Council on Education for Public Health (CEPH) Accreditation

We invite you to read and comment on our draft self-study reaccreditation document.

Accreditation is an important process of peer review to assess and verify the quality of institutions, programs and services, and to ensure continuous improvement. Schools and programs in public health are reviewed and accredited by the Council on Education for Public Health (CEPH), the independent accrediting agency recognized by the U.S. Department of Education to ensure the quality of education and training in public health. The University of Maryland School of Public Health was first accredited by CEPH in 2010 and is currently undergoing our reaccreditation review.

The Process

The school conducts and produces a self-study that comprehensively describes and evaluates the school’s organization, governance, resources, faculty, students, curriculum, research, and services within the context of specific criteria set forth by CEPH. An external peer review committee evaluates the resulting self-study, then visits the school and meets with a variety of stakeholders including faculty, students, staff, alumni, and external community representatives. This committee makes a recommendation to the CEPH Board on whether the school should continue to be accredited; the CEPH Board subsequently makes the ultimate decision.

Get Involved

All parties, including students, alumni, faculty and the practice community, can submit their comments on the self-study draft or the school’s programs in general directly to the school at Part of this process includes gaining input from all our stakeholders, so your voice is important.

Written input can also be submitted directly to the accrediting agency. Anyone who feels that he or she has relevant information may submit a third-party comment, including individuals who are also participating in the self-study and site visit. Written third-party comments will be accepted by CEPH until March 29, 2015, 30 days before the on-site visit begins. Written comments can be directed to:

Kristen Varol, MPH, CHES
Communications Director and Accreditation Specialist
Council on Education for Public Health (CEPH)
1010 Wayne Avenue, Suite 220
Silver Spring, MD  20910-5660
Phone: (202) 789-1050
Fax: (202) 789-1895

About the Self-Study

The format of the document and many of the tables are prescribed by the CEPH Criteria and organized into four major sections: (1) The School, (2) Instructional Programs, (3) Creation, Application and Advancement of Knowledge, and (4) Faculty, Staff and Students. Like most accreditation documents, it is heavily process-oriented and supported by data and examples. In addition to the data tables in this document, an additional PDF of appendices includes key data tables referenced in the self-study document.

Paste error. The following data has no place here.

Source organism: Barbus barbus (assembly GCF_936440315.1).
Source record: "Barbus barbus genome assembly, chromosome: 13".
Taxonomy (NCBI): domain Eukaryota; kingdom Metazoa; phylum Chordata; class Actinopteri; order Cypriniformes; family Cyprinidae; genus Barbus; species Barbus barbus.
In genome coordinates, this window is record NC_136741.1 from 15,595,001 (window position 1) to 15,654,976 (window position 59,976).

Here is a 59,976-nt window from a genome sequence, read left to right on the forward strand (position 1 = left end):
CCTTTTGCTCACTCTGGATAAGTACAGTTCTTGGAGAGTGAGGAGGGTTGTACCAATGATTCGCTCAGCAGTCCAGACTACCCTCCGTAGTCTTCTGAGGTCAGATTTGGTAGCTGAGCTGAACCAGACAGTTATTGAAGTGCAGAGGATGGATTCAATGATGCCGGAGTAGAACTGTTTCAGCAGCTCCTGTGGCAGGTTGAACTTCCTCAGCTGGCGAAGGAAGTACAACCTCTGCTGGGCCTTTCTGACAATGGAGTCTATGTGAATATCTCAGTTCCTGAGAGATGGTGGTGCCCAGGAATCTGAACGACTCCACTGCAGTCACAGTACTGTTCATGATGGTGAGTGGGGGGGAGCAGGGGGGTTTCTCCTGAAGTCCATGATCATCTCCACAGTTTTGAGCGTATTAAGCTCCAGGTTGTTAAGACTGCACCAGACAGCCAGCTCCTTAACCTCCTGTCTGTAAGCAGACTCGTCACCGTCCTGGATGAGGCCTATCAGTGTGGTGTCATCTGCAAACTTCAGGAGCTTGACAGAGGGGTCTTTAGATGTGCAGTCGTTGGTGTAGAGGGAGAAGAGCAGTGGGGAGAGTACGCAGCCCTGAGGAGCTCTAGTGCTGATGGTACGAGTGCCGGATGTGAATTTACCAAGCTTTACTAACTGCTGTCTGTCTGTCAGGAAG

Date Milestone  
 12/1/2014 Preliminary Self-Study & Electronic Resource File Due to CEPH
1/29/15 Receipts of "comments letter" from CEPH Preliminary Reviewers on Preliminary Self-Study
1/29/14-3/29/15 All SPH constituents notified of accreditation review and opportunity to submit 3rd party comments to CEPH
3/30/15 Final Self-Study Document Due to CEPH  
4/29/15-5/1/15 CEPH Official Site Visit  
10/22/15-10/24/15 CEPH Board of Councilors Meeting, accreditation decision made  
Nov. 2015

Receive official CEPH notification of accreditation decision 
(Within 30 days of CEPH Board of Councilors Meeting)


What are the Benefits of Accreditation?

CEPH accreditation serves multiple purposes for different constituents. In general, specialized accreditation attests to the quality of an educational program that prepares for entry into a recognized profession.

  • For the public, accreditation promotes the health, safety and welfare of society by assuring competent public health professionals.
  • For prospective students and their parents, accreditation serves a consumer protection purpose. It provides assurance that the school or program has been evaluated and has met accepted standards established by and with the profession.
  • For prospective employers, it provides assurance that the curriculum covers essential skills and knowledge needed for today’s jobs.
  • For graduates, it promotes professional mobility and enhances employment opportunities in positions that base eligibility upon graduation from an accredited school or program.
  • For public health workers, it involves practitioners in the establishment of standards and assures that educational requirements reflect the current training needs of the profession.
  • For the profession, it advances the field by promoting standards of practice and advocating rigorous preparation.
  • For the federal government and other public funding agencies, it serves as a basis for determining eligibility for federally funded programs and student financial aid.
  • For foundations and other private funding sources, it represents a highly desirable indicator of a program’s quality and viability.
  • For the university, it provides a reliable basis for inter- and intra-institutional cooperative practices, including admissions and transfer of credit.
  • For the faculty and administrators, it promotes ongoing self-evaluation and continuous improvement and provides an effective system for accountability.
  • For the school or program, accreditation enhances its national reputation and represents peer recognition.